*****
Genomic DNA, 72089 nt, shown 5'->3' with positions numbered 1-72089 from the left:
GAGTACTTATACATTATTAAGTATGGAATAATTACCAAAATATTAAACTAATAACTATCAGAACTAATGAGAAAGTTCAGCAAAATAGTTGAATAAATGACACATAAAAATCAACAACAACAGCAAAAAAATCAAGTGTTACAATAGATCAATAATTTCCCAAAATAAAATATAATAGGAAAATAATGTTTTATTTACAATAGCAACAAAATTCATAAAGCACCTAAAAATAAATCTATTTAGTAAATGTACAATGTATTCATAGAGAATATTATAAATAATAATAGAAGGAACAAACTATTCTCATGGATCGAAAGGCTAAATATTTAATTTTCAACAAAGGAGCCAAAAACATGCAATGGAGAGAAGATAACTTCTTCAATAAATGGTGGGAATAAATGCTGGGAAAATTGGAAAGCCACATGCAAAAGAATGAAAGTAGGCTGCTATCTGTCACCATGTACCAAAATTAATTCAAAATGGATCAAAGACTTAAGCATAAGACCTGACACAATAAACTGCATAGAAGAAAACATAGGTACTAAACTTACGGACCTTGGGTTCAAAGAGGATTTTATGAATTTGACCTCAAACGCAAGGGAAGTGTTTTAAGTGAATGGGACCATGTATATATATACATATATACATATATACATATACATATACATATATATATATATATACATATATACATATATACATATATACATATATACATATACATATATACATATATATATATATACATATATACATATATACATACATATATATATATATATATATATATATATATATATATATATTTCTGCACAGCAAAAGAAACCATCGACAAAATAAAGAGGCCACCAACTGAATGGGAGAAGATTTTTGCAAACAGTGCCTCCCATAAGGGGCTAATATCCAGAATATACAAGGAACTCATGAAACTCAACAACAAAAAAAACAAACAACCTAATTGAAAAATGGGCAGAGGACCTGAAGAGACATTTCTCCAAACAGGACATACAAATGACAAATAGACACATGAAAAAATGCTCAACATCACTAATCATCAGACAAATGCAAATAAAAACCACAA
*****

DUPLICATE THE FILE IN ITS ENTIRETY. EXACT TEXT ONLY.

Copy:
Genomic DNA, 72089 nt, shown 5'->3' with positions numbered 1-72089 from the left:
GAGTACTTATACATTATTAAGTATGGAATAATTACCAAAATATTAAACTAATAACTATCAGAACTAATGAGAAAGTTCAGCAAAATAGTTGAATAAATGACACATAAAAATCAACAACAACAGCAAAAAAATCAAGTGTTACAATAGATCAATAATTTCCCAAAATAAAATATAATAGGAAAATAATGTTTTATTTACAATAGCAACAAAATTCATAAAGCACCTAAAAATAAATCTATTTAGTAAATGTACAATGTATTCATAGAGAATATTATAAATAATAATAGAAGGAACAAACTATTCTCATGGATCGAAAGGCTAAATATTTAATTTTCAACAAAGGAGCCAAAAACATGCAATGGAGAGAAGATAACTTCTTCAATAAATGGTGGGAATAAATGCTGGGAAAATTGGAAAGCCACATGCAAAAGAATGAAAGTAGGCTGCTATCTGTCACCATGTACCAAAATTAATTCAAAATGGATCAAAGACTTAAGCATAAGACCTGACACAATAAACTGCATAGAAGAAAACATAGGTACTAAACTTACGGACCTTGGGTTCAAAGAGGATTTTATGAATTTGACCTCAAACGCAAGGGAAGTGTTTTAAGTGAATGGGACCATGTATATATATACATATATACATATATACATATACATATACATATATATATATATATACATATATACATATATACATATATACATATATACATATACATATATACATATATATATATATACATATATACATATATACATACATATATATATATATATATATATATATATATATATATATATTTCTGCACAGCAAAAGAAACCATCGACAAAATAAAGAGGCCACCAACTGAATGGGAGAAGATTTTTGCAAACAGTGCCTCCCATAAGGGGCTAATATCCAGAATATACAAGGAACTCATGAAACTCAACAACAAAAAAAACAAACAACCTAATTGAAAAATGGGCAGAGGACCTGAAGAGACATTTCTCCAAACAGGACATACAAATGACAAATAGACACATGAAAAAATGCTCAACATCACTAATCATCAGACAAATGCAAATAAAAACCACAA